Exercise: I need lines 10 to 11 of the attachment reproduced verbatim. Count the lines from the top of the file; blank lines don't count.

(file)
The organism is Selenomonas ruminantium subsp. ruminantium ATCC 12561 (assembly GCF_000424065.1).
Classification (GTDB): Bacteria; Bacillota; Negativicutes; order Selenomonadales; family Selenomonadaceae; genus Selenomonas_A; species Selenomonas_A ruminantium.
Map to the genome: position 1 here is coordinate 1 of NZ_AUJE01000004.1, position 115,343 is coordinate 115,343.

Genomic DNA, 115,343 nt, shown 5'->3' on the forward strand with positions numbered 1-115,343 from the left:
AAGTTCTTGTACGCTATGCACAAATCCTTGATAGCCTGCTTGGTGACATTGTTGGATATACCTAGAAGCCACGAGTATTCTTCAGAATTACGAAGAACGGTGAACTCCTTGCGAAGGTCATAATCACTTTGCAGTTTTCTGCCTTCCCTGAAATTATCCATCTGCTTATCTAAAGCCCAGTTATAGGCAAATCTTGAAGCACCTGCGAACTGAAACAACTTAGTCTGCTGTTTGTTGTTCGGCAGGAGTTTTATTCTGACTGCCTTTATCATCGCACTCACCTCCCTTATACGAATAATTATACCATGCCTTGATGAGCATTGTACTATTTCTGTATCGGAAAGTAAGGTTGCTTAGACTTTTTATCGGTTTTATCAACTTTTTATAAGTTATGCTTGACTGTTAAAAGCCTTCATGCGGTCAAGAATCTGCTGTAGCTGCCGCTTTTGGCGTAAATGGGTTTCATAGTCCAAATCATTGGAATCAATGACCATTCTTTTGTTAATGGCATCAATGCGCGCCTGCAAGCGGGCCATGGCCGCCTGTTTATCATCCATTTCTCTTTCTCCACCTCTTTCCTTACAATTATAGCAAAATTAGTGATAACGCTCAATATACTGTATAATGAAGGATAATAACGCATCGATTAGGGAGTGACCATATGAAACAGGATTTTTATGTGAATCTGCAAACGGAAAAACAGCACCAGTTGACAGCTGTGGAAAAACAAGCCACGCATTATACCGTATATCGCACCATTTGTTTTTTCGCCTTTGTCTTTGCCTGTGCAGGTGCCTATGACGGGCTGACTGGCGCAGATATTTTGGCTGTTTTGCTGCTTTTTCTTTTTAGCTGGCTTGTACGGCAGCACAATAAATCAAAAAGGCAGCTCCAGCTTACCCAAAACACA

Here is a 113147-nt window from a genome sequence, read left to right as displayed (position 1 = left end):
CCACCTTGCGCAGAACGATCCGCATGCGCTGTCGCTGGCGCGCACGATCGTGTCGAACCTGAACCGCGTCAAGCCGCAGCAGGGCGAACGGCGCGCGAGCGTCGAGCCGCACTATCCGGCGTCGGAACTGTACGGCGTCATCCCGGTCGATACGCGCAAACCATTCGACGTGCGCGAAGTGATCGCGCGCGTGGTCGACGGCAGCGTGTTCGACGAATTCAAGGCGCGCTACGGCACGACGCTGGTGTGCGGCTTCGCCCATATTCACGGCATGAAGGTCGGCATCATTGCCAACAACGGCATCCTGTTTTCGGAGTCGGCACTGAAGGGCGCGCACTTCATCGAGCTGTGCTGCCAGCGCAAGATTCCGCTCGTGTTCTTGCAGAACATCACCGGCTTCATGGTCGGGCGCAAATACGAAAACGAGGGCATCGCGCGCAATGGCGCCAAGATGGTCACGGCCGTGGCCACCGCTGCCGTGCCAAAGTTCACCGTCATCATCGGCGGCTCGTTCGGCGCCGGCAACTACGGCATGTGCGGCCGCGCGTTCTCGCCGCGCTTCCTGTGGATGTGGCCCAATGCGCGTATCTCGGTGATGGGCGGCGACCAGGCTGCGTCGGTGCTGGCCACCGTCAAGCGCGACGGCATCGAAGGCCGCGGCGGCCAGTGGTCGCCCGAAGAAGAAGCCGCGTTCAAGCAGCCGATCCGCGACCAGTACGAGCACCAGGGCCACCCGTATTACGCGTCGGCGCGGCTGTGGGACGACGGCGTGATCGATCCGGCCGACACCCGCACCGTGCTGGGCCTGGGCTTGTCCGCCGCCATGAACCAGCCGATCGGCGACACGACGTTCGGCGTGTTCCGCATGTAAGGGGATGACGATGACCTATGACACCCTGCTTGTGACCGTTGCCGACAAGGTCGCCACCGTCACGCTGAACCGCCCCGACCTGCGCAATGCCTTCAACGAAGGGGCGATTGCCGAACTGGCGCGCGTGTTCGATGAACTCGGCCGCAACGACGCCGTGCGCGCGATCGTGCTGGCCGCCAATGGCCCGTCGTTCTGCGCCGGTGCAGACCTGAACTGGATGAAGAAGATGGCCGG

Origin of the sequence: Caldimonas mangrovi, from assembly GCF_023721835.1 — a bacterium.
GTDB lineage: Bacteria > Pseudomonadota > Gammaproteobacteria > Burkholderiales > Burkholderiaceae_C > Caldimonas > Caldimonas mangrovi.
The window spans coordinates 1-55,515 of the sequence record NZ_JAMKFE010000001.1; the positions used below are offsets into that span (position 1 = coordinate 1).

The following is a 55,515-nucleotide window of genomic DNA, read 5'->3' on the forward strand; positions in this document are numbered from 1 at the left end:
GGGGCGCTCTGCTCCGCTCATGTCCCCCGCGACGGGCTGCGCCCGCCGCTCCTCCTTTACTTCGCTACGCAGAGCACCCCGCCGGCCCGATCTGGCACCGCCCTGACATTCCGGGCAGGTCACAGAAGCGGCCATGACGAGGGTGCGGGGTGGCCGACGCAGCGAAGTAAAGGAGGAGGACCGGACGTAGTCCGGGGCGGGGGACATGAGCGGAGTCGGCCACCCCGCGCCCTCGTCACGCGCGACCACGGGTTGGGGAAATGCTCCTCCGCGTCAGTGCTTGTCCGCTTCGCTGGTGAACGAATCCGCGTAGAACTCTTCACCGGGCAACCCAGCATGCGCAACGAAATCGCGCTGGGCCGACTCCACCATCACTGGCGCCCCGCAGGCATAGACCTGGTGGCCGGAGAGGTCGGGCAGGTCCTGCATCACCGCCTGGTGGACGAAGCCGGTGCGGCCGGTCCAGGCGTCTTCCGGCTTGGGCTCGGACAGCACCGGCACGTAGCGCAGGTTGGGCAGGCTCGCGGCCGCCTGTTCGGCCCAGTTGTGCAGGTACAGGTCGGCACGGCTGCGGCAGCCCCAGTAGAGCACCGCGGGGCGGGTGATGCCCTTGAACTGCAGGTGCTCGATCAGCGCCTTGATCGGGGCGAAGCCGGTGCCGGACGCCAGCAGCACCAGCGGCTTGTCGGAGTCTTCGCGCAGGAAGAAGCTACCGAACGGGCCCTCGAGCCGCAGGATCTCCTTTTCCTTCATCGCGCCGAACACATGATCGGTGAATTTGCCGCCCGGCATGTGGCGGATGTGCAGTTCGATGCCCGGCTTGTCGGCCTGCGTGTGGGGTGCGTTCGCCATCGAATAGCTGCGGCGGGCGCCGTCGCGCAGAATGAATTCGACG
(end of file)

The window spans coordinates 1-55,515 of the sequence record NZ_JAMKFE010000001.1; the positions used below are offsets into that span (position 1 = coordinate 1).

The following is a 55,515-nucleotide window of genomic DNA, read 5'->3' on the forward strand; positions in this document are numbered from 1 at the left end: